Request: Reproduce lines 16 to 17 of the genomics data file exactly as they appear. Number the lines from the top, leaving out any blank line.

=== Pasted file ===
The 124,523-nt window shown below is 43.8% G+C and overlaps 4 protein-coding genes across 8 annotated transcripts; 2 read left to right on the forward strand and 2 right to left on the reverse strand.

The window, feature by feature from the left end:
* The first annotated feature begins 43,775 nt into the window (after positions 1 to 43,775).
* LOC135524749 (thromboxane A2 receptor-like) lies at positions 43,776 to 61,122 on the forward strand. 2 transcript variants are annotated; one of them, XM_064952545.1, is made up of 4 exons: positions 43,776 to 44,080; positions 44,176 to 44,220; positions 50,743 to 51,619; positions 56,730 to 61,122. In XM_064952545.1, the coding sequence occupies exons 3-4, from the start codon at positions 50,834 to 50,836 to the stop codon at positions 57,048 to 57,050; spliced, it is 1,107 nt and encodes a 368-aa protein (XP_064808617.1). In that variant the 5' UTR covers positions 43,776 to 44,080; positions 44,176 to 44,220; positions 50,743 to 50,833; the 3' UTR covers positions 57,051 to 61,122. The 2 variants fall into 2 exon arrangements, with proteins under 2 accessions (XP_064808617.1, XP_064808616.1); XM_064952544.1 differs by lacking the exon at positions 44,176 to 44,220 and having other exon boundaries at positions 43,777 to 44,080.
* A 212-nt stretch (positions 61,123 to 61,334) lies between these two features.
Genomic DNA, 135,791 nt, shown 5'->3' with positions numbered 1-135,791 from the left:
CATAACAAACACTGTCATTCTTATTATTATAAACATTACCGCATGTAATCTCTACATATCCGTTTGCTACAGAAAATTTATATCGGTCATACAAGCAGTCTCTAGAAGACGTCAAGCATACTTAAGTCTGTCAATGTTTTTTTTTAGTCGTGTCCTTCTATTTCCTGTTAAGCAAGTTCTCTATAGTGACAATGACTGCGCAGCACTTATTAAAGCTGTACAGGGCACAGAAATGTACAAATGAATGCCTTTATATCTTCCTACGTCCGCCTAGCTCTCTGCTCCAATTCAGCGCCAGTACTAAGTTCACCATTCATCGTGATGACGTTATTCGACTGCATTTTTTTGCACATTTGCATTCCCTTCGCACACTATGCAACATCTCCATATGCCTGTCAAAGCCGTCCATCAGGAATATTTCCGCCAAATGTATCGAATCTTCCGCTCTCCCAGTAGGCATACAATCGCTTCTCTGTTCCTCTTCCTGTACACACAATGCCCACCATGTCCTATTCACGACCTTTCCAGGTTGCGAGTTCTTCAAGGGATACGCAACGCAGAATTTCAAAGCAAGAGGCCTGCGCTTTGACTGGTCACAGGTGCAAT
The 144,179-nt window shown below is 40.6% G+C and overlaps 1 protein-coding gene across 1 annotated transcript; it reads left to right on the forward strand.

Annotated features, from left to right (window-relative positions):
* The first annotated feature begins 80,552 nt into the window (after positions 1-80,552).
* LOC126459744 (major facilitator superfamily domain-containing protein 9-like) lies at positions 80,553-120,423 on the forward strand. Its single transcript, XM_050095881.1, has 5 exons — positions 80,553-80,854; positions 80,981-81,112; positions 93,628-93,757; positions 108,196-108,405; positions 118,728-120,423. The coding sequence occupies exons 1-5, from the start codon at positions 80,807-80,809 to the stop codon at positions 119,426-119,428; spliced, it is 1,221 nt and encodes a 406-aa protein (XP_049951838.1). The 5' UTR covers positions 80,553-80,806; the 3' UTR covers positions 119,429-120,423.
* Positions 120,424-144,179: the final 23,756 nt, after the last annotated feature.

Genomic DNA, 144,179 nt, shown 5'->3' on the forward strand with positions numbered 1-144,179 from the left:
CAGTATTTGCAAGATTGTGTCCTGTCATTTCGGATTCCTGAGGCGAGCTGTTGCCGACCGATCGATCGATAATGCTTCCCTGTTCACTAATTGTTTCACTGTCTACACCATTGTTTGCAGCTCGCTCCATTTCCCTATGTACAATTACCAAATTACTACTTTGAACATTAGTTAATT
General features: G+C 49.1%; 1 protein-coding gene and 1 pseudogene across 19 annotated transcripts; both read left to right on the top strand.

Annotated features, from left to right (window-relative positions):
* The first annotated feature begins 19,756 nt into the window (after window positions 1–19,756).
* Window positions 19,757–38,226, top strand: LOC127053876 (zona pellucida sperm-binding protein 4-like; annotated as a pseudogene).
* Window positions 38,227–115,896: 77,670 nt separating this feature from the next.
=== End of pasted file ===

Annotated features, from left to right (window-relative positions):
* The first annotated feature begins 19,756 nt into the window (after window positions 1–19,756).